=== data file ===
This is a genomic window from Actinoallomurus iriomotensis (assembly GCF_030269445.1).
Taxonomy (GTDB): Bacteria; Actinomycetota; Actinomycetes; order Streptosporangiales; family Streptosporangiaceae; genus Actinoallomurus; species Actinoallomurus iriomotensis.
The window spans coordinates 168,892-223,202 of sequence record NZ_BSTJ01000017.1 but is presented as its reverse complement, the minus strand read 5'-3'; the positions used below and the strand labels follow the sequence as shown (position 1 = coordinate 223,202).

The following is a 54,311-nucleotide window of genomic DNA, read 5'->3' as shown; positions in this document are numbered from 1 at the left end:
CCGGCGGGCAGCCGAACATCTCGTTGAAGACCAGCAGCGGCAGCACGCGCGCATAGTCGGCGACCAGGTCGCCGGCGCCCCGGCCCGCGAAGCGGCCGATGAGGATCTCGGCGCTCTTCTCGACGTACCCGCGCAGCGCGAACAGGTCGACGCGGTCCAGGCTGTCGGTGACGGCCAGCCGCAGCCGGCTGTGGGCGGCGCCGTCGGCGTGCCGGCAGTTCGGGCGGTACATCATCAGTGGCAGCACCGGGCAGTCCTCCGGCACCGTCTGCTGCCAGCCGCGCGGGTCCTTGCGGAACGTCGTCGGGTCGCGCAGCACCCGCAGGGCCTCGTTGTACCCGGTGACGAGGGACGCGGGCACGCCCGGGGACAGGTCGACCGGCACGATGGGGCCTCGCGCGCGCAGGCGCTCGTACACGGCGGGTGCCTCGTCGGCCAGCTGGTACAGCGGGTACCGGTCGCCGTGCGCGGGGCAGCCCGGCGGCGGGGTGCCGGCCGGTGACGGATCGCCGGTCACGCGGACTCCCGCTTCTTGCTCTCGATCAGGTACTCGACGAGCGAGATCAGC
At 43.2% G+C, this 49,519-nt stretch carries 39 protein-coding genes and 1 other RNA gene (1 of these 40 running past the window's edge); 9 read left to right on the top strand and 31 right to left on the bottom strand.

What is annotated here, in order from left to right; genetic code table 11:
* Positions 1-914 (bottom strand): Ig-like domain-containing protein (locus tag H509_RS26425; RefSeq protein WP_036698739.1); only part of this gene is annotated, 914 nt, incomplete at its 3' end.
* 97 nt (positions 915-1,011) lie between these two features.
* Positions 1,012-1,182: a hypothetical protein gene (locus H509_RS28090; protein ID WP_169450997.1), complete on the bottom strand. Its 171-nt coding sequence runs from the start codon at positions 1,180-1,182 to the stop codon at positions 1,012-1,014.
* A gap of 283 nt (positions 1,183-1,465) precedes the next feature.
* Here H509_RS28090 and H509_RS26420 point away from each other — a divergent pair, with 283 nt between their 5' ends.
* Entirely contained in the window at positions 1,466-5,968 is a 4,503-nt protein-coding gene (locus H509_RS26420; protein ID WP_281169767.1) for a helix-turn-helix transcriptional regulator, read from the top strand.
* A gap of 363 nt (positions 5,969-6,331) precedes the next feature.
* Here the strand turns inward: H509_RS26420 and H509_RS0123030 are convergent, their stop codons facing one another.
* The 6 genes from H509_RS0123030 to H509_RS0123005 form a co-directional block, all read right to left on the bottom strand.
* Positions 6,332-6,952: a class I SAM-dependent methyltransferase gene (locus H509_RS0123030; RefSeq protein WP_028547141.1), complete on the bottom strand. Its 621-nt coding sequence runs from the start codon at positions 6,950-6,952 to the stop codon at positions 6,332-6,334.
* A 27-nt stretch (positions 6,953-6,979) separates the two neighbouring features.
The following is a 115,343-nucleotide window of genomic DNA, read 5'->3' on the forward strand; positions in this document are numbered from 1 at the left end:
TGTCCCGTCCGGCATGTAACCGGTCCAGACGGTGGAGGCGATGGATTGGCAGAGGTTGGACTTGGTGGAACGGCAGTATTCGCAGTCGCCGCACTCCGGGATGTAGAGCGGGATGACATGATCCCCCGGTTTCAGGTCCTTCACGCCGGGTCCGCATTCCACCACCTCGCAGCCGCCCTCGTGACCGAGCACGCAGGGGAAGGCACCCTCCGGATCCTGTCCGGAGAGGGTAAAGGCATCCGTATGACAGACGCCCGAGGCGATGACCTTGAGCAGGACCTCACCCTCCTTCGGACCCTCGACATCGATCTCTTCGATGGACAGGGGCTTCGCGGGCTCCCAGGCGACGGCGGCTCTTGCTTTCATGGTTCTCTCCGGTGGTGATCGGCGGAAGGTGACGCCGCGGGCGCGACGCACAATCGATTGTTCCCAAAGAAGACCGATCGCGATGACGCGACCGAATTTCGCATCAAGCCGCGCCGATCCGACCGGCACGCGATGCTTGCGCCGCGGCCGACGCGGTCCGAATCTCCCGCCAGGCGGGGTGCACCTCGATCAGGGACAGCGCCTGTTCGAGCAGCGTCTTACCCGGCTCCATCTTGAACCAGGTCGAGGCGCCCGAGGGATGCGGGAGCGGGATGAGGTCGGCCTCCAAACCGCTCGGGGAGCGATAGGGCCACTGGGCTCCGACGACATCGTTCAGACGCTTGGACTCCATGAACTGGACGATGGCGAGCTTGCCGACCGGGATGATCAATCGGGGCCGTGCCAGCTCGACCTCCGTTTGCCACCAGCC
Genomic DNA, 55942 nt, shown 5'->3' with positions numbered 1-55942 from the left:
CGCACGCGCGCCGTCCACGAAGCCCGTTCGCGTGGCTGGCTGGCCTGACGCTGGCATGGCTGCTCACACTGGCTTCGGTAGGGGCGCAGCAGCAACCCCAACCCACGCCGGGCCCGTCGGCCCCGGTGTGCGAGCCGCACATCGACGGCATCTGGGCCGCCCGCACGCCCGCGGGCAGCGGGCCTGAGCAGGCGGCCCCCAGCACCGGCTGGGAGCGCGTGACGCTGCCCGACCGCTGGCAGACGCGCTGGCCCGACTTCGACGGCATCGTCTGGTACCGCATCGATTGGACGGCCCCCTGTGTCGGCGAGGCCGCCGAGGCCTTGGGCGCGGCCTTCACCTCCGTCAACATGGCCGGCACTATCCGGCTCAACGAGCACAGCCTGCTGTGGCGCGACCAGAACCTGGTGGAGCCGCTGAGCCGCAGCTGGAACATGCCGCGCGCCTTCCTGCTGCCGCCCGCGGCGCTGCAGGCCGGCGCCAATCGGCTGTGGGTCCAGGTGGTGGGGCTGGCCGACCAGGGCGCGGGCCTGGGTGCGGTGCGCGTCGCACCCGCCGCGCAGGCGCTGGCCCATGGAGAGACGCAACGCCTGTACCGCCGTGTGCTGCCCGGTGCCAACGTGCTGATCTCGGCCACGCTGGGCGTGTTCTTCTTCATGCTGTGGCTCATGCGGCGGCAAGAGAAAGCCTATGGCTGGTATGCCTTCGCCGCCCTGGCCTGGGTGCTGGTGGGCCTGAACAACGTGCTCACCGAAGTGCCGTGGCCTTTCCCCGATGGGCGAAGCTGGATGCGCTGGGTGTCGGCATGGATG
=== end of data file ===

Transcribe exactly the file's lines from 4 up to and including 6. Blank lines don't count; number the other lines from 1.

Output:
The following is a 54,311-nucleotide window of genomic DNA, read 5'->3' as shown; positions in this document are numbered from 1 at the left end:
CCGGCGGGCAGCCGAACATCTCGTTGAAGACCAGCAGCGGCAGCACGCGCGCATAGTCGGCGACCAGGTCGCCGGCGCCCCGGCCCGCGAAGCGGCCGATGAGGATCTCGGCGCTCTTCTCGACGTACCCGCGCAGCGCGAACAGGTCGACGCGGTCCAGGCTGTCGGTGACGGCCAGCCGCAGCCGGCTGTGGGCGGCGCCGTCGGCGTGCCGGCAGTTCGGGCGGTACATCATCAGTGGCAGCACCGGGCAGTCCTCCGGCACCGTCTGCTGCCAGCCGCGCGGGTCCTTGCGGAACGTCGTCGGGTCGCGCAGCACCCGCAGGGCCTCGTTGTACCCGGTGACGAGGGACGCGGGCACGCCCGGGGACAGGTCGACCGGCACGATGGGGCCTCGCGCGCGCAGGCGCTCGTACACGGCGGGTGCCTCGTCGGCCAGCTGGTACAGCGGGTACCGGTCGCCGTGCGCGGGGCAGCCCGGCGGCGGGGTGCCGGCCGGTGACGGATCGCCGGTCACGCGGACTCCCGCTTCTTGCTCTCGATCAGGTACTCGACGAGCGAGATCAGC
At 43.2% G+C, this 49,519-nt stretch carries 39 protein-coding genes and 1 other RNA gene (1 of these 40 running past the window's edge); 9 read left to right on the top strand and 31 right to left on the bottom strand.